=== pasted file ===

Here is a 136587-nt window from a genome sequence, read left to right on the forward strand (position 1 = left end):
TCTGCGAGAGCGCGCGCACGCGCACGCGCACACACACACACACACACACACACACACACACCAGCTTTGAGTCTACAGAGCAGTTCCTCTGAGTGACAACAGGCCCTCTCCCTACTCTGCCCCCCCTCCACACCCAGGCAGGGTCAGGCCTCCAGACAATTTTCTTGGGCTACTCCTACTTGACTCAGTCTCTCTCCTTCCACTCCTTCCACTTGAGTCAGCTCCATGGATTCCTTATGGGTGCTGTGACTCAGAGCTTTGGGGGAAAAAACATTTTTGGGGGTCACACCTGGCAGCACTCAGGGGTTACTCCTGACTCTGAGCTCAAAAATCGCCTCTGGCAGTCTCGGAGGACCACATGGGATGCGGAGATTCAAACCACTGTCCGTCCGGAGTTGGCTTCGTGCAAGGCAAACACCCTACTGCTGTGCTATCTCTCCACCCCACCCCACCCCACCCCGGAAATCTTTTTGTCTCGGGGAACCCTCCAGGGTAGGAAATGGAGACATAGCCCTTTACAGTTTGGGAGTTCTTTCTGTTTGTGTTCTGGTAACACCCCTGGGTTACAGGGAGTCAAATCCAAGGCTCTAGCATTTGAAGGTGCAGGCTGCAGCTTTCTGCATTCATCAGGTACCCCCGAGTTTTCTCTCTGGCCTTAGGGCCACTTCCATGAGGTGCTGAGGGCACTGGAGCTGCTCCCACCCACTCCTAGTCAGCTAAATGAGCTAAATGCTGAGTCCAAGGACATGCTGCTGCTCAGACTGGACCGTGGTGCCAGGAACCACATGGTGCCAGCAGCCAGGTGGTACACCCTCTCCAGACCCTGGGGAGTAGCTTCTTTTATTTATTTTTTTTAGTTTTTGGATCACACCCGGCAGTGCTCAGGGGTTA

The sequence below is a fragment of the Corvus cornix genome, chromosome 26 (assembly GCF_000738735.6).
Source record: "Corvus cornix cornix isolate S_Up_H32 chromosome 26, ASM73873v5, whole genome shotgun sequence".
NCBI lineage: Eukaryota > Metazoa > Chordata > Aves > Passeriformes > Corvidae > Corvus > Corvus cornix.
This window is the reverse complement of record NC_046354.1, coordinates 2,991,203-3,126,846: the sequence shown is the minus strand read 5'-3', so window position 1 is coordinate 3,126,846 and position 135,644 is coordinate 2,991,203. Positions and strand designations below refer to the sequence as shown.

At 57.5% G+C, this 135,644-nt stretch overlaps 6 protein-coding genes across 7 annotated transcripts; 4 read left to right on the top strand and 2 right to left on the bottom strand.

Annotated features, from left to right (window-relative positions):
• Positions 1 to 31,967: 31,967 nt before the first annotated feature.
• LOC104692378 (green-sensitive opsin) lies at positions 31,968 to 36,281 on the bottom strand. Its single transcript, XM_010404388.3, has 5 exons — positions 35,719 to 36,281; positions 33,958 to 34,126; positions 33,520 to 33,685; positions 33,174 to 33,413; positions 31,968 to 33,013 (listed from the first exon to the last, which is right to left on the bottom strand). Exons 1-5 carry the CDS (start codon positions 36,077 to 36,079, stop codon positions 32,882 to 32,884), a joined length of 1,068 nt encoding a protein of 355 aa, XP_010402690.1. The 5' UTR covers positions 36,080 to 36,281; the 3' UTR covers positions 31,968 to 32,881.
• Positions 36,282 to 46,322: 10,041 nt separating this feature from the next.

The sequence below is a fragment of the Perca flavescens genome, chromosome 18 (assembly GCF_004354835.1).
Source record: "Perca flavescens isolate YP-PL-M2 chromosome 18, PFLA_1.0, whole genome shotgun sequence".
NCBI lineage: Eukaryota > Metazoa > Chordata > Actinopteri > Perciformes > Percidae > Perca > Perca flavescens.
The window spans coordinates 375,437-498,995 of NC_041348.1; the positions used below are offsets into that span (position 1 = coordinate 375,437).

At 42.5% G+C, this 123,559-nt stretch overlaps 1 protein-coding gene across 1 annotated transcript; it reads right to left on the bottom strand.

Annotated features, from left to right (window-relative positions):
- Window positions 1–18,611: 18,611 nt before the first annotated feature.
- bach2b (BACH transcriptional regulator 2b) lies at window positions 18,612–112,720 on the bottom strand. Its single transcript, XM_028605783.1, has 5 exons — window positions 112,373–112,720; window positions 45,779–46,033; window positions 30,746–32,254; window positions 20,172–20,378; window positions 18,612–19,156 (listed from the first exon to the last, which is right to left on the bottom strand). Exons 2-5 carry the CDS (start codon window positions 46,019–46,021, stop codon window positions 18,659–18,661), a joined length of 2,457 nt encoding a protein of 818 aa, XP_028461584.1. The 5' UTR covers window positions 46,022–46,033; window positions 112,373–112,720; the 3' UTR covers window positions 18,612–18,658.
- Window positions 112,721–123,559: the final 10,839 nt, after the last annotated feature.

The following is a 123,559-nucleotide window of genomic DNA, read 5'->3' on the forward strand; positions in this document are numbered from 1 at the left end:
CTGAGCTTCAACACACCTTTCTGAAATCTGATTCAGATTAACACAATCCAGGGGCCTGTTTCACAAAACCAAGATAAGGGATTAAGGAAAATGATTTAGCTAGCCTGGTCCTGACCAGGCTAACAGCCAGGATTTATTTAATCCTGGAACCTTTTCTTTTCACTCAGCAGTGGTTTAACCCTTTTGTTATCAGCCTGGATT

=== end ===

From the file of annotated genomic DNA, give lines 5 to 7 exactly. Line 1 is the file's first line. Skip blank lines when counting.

NCBI lineage: Eukaryota > Metazoa > Chordata > Aves > Passeriformes > Corvidae > Corvus > Corvus cornix.
This window is the reverse complement of record NC_046354.1, coordinates 2,991,203-3,126,846: the sequence shown is the minus strand read 5'-3', so window position 1 is coordinate 3,126,846 and position 135,644 is coordinate 2,991,203. Positions and strand designations below refer to the sequence as shown.

At 57.5% G+C, this 135,644-nt stretch overlaps 6 protein-coding genes across 7 annotated transcripts; 4 read left to right on the top strand and 2 right to left on the bottom strand.